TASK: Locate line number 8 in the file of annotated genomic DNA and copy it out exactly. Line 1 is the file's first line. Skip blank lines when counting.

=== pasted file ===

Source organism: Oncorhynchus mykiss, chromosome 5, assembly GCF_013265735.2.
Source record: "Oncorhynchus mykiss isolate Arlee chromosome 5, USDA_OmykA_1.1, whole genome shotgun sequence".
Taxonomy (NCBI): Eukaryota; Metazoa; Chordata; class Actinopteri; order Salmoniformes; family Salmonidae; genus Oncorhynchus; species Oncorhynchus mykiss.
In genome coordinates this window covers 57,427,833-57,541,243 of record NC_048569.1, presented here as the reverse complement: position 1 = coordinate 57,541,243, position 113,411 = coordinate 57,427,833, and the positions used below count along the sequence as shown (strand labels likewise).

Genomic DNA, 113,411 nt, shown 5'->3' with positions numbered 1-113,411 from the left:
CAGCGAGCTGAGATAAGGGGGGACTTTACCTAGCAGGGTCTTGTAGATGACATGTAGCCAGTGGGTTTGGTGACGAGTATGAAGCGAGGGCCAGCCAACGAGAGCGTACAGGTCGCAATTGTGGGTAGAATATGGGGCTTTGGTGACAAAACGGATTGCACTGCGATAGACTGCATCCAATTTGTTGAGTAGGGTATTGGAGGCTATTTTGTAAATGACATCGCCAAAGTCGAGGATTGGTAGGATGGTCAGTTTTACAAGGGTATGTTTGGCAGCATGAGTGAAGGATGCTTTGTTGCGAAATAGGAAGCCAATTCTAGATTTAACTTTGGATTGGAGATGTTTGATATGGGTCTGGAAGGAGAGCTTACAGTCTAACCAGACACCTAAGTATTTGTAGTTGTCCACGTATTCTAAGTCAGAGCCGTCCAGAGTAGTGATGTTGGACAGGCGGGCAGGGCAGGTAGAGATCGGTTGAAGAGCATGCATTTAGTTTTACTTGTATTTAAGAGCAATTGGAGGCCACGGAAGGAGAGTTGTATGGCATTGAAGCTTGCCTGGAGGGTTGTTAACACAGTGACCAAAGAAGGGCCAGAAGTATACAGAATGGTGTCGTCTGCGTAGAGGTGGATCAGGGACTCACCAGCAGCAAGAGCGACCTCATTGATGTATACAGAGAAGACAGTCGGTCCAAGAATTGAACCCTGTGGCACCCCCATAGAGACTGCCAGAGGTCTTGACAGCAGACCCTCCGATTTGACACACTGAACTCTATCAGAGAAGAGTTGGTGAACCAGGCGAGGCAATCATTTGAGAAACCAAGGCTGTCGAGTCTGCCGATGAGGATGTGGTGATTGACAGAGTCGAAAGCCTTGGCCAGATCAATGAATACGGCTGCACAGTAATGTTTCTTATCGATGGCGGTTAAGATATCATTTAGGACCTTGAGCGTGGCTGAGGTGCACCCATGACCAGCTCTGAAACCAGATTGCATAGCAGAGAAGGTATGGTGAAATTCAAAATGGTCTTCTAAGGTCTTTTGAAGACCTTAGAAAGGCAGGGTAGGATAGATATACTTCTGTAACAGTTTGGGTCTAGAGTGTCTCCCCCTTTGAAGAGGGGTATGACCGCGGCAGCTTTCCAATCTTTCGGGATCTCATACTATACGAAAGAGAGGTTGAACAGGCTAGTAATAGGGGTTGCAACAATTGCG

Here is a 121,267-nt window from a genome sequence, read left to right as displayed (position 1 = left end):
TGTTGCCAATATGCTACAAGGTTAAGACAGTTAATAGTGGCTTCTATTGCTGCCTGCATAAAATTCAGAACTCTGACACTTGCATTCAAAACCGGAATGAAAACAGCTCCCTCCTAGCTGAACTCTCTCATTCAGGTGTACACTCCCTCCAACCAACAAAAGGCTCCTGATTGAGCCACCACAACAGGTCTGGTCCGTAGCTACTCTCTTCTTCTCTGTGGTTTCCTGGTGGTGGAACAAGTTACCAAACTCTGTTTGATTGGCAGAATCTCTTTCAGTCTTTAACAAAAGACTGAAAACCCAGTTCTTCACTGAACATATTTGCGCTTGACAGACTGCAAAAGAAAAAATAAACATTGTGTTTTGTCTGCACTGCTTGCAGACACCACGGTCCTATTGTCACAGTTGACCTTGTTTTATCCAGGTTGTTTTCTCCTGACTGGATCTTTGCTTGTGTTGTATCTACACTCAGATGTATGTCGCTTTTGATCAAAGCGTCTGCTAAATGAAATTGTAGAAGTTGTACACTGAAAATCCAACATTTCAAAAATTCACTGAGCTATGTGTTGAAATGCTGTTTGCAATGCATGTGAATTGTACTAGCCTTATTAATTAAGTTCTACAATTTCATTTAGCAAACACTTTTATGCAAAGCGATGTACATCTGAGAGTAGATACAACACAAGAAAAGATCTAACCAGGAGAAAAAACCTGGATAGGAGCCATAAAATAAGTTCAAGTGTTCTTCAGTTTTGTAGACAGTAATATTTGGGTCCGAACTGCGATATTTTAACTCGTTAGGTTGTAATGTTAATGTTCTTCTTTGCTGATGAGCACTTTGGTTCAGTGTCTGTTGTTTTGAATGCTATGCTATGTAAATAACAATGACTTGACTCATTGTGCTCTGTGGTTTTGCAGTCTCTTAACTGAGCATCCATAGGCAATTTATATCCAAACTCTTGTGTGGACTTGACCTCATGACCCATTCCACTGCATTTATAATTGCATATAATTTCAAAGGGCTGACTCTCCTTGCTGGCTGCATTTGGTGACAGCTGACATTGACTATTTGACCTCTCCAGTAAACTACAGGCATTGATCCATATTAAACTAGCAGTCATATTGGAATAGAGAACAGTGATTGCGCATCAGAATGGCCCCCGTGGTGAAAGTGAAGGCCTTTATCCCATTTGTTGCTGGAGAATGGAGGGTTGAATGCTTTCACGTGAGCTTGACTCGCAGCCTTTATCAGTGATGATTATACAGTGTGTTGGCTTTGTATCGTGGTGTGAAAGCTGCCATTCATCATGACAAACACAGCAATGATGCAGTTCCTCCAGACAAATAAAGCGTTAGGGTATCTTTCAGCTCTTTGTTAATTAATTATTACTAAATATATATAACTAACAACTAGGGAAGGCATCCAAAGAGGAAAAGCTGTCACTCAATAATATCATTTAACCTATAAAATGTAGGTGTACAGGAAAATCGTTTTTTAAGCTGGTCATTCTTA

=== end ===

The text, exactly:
TGTTGCCAATATGCTACAAGGTTAAGACAGTTAATAGTGGCTTCTATTGCTGCCTGCATAAAATTCAGAACTCTGACACTTGCATTCAAAACCGGAATGAAAACAGCTCCCTCCTAGCTGAACTCTCTCATTCAGGTGTACACTCCCTCCAACCAACAAAAGGCTCCTGATTGAGCCACCACAACAGGTCTGGTCCGTAGCTACTCTCTTCTTCTCTGTGGTTTCCTGGTGGTGGAACAAGTTACCAAACTCTGTTTGATTGGCAGAATCTCTTTCAGTCTTTAACAAAAGACTGAAAACCCAGTTCTTCACTGAACATATTTGCGCTTGACAGACTGCAAAAGAAAAAATAAACATTGTGTTTTGTCTGCACTGCTTGCAGACACCACGGTCCTATTGTCACAGTTGACCTTGTTTTATCCAGGTTGTTTTCTCCTGACTGGATCTTTGCTTGTGTTGTATCTACACTCAGATGTATGTCGCTTTTGATCAAAGCGTCTGCTAAATGAAATTGTAGAAGTTGTACACTGAAAATCCAACATTTCAAAAATTCACTGAGCTATGTGTTGAAATGCTGTTTGCAATGCATGTGAATTGTACTAGCCTTATTAATTAAGTTCTACAATTTCATTTAGCAAACACTTTTATGCAAAGCGATGTACATCTGAGAGTAGATACAACACAAGAAAAGATCTAACCAGGAGAAAAAACCTGGATAGGAGCCATAAAATAAGTTCAAGTGTTCTTCAGTTTTGTAGACAGTAATATTTGGGTCCGAACTGCGATATTTTAACTCGTTAGGTTGTAATGTTAATGTTCTTCTTTGCTGATGAGCACTTTGGTTCAGTGTCTGTTGTTTTGAATGCTATGCTATGTAAATAACAATGACTTGACTCATTGTGCTCTGTGGTTTTGCAGTCTCTTAACTGAGCATCCATAGGCAATTTATATCCAAACTCTTGTGTGGACTTGACCTCATGACCCATTCCACTGCATTTATAATTGCATATAATTTCAAAGGGCTGACTCTCCTTGCTGGCTGCATTTGGTGACAGCTGACATTGACTATTTGACCTCTCCAGTAAACTACAGGCATTGATCCATATTAAACTAGCAGTCATATTGGAATAGAGAACAGTGATTGCGCATCAGAATGGCCCCCGTGGTGAAAGTGAAGGCCTTTATCCCATTTGTTGCTGGAGAATGGAGGGTTGAATGCTTTCACGTGAGCTTGACTCGCAGCCTTTATCAGTGATGATTATACAGTGTGTTGGCTTTGTATCGTGGTGTGAAAGCTGCCATTCATCATGACAAACACAGCAATGATGCAGTTCCTCCAGACAAATAAAGCGTTAGGGTATCTTTCAGCTCTTTGTTAATTAATTATTACTAAATATATATAACTAACAACTAGGGAAGGCATCCAAAGAGGAAAAGCTGTCACTCAATAATATCATTTAACCTATAAAATGTAGGTGTACAGGAAAATCGTTTTTTAAGCTGGTCATTCTTA